Wednesday, 12 June 2019

Killing Commendatore

I have been a fan of Haruki Murakami’s books for more than a decade now, and I have read almost all of them. I was excited by the promise of this one, and indeed it seemed to contain all the things that make his writing so great, namely the blurring of realism and fantasy. Yet this was in fact a terrible book and I regret having wasted so much time reading it.

Killing Commendatore is the story of a painter whose wife suddenly leaves him. He drives around Japan for a while before settling on a mountain in the home of a famous painter who is now in an old folks’ home. The young painter, whose name we never learn, befriends a mysterious man who lives across the mountain, and finds a mysterious hole out back of his new house. In fact, as with most Murakami books, there is a whole lot of mystery. Even the somewhat normal things that happen are imbued with a certain mystery because the narrator views them that way.

Throughout the book, the narrator brings up the same ideas and events over and over, making you – as reader – wonder what they really mean. There is the whole outside his house, his odd neighbour, a girl he once slept with, a dream, a guy he saw in a café, and much more… All of these appear to be filled with magic and meaning because the narrator presented them that way.

I shan’t given any specific spoilers, but I will say this: nothing actually happens. Nothing is explained and no significance is given to any of the things that the narrator observes. This is a very long, winding book that goes nowhere. All the things that he makes you have interest in are in fact ignored by the end of the book. It seems to me that Murakami was just writing weird stuff and hoping that the book would come together by the end, but it didn’t.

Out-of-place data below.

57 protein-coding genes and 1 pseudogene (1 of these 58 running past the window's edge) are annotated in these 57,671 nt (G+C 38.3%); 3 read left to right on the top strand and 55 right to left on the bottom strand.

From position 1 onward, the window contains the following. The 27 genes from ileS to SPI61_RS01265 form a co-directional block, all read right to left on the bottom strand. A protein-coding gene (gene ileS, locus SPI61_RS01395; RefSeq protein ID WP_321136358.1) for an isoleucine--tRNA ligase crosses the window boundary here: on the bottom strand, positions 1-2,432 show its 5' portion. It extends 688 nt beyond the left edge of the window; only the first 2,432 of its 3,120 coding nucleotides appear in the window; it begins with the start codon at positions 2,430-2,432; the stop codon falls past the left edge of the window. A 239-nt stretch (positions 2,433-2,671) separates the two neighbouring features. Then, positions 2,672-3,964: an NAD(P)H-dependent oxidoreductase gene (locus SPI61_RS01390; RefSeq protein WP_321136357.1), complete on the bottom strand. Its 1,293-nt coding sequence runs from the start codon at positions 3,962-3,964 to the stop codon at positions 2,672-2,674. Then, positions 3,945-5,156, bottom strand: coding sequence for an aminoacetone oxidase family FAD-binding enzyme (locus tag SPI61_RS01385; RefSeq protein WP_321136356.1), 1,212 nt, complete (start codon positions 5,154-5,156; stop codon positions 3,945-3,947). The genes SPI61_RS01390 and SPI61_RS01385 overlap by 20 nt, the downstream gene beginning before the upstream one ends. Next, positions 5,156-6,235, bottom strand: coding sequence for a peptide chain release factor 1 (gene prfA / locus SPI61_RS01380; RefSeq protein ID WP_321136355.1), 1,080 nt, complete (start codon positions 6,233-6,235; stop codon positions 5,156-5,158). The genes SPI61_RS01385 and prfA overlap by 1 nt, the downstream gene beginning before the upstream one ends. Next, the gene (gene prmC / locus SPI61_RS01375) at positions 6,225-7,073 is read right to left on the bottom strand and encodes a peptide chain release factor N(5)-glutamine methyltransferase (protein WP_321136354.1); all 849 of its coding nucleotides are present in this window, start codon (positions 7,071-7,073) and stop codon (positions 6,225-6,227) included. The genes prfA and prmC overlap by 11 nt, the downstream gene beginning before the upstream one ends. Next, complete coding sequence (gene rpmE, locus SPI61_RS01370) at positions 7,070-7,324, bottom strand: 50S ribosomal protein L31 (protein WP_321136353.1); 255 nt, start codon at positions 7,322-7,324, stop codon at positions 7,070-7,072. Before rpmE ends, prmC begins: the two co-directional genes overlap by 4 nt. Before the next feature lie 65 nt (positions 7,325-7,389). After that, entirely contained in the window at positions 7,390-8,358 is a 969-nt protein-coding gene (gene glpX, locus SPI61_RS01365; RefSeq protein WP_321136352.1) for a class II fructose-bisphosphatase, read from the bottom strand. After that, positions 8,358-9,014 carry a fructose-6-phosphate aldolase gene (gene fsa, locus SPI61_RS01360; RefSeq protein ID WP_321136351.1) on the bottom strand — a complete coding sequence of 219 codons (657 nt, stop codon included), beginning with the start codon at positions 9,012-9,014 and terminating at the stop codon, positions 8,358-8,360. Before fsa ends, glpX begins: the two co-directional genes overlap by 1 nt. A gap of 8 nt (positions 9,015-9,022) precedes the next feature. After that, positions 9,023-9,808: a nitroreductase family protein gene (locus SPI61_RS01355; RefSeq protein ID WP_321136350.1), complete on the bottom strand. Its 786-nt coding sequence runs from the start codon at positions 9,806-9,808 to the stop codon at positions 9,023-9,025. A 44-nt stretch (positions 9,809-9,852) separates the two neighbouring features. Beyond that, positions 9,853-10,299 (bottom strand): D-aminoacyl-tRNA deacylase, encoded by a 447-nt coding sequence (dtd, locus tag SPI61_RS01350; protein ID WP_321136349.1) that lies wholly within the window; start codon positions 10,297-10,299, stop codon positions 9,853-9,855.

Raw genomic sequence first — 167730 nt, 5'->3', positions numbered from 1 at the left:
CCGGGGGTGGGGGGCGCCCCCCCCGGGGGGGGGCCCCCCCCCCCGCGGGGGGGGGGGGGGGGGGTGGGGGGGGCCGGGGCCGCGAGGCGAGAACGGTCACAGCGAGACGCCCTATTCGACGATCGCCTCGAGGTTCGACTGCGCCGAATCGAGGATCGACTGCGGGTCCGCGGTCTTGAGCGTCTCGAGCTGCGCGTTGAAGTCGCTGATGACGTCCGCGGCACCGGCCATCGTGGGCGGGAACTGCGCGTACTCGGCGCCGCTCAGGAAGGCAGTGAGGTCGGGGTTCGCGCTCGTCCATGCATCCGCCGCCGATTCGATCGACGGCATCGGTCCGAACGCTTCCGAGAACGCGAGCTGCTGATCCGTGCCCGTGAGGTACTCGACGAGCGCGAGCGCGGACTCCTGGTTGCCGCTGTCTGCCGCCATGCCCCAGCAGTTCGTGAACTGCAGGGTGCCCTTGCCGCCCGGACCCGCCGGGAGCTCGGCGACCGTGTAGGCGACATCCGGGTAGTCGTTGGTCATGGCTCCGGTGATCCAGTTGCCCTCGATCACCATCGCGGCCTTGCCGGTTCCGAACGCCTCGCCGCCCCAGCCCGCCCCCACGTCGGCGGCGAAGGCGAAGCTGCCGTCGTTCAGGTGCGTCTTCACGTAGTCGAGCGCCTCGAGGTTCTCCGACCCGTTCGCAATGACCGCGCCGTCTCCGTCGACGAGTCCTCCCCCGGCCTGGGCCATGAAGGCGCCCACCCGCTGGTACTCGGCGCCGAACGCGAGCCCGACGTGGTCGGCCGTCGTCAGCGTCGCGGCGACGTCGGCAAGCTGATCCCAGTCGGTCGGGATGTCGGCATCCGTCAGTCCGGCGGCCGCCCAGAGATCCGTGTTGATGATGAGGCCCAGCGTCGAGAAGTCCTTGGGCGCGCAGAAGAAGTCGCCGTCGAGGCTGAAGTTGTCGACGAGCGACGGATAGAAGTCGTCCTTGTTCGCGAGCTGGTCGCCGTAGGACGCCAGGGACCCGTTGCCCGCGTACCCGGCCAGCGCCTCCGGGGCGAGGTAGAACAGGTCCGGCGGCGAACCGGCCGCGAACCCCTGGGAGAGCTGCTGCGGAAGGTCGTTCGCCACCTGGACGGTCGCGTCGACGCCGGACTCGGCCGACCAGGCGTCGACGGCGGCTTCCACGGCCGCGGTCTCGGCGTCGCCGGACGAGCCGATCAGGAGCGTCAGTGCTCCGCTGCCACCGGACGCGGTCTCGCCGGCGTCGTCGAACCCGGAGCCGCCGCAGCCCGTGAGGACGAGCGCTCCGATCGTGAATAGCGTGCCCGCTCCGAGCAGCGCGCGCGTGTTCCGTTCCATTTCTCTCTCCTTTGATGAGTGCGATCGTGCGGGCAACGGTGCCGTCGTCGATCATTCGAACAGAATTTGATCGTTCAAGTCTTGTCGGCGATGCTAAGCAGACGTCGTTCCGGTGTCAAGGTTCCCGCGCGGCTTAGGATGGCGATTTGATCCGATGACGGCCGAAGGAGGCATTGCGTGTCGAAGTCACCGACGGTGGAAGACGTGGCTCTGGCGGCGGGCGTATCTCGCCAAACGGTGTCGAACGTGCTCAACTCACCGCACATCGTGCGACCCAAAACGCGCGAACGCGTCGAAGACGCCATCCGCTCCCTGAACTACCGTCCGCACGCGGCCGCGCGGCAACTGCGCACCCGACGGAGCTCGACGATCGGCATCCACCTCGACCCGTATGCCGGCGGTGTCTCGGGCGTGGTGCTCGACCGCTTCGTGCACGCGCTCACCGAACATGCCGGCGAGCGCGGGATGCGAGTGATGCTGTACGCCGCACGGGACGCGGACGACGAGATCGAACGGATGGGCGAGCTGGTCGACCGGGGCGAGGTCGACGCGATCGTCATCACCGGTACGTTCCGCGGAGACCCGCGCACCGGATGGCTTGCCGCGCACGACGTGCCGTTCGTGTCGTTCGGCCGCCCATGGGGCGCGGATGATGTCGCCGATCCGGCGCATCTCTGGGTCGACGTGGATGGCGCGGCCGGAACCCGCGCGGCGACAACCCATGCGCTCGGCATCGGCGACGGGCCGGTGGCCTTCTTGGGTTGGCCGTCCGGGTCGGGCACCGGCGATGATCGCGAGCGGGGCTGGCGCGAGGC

If I was being kind, I might say it was a deliberate choice. In the book, the painter has a painting he doesn’t finish. The elder painter has one whose meaning is lost. Perhaps Murakami was echoing one or both of those in his own book that seems very much unfinished and lacking in conclusive meaning.

Or maybe it was just a rare terrible book by an otherwise talented author. I am more inclined towards this position as there are some genuinely terrible passages. The sex, for one thing, is poorly written (although Murakami was always hilariously bad at writing sex). But sometimes the grammar is just awful. I don’t mean that he is using a particular style that allows sentence fragments, but rather it is sometimes just plain wrong:

·         It seems as if, year after year, the world becomes a more difficult place to live. 

Don’t you mean “live in”? Or “a more difficult place in which to live”?

I suffered through this book because the story was at times quite engaging, but I feel tricked. It went nowhere and it was poorly written. I am sorely disappointed in one of my favourite living writers.

Saturday, 11 May 2019

Adventures of a Young Naturalist, by Sir David Attenborough

David Attenborough has long been an important figure in my life. I have greatly admired him as a pioneering TV presenter who has created some of the best documentary programmes in history. He helped shape television and has been one of the most influential figures in the – sadly futile, it seems – resistance to our human war on nature. His recent work, such as Planet Earth I and II and Blue Planet, is astonishing. It seems that every show he makes brings something utterly new to a cynical audience that thinks it has seen everything.

I didn’t know that I could be any more impressed by David Attenborough, but then I found out that he is an incredible writer. Adventures of a Young Naturalist is a collection of three journals he kept whilst making very early programmes for the BBC. Two of them see him visit South America and one recounts his travels through Indonesia in search of the Komodo Dragon. All of them see him attempting to capture animals for London Zoo and at the same time film them in their natural habitat for the BBC.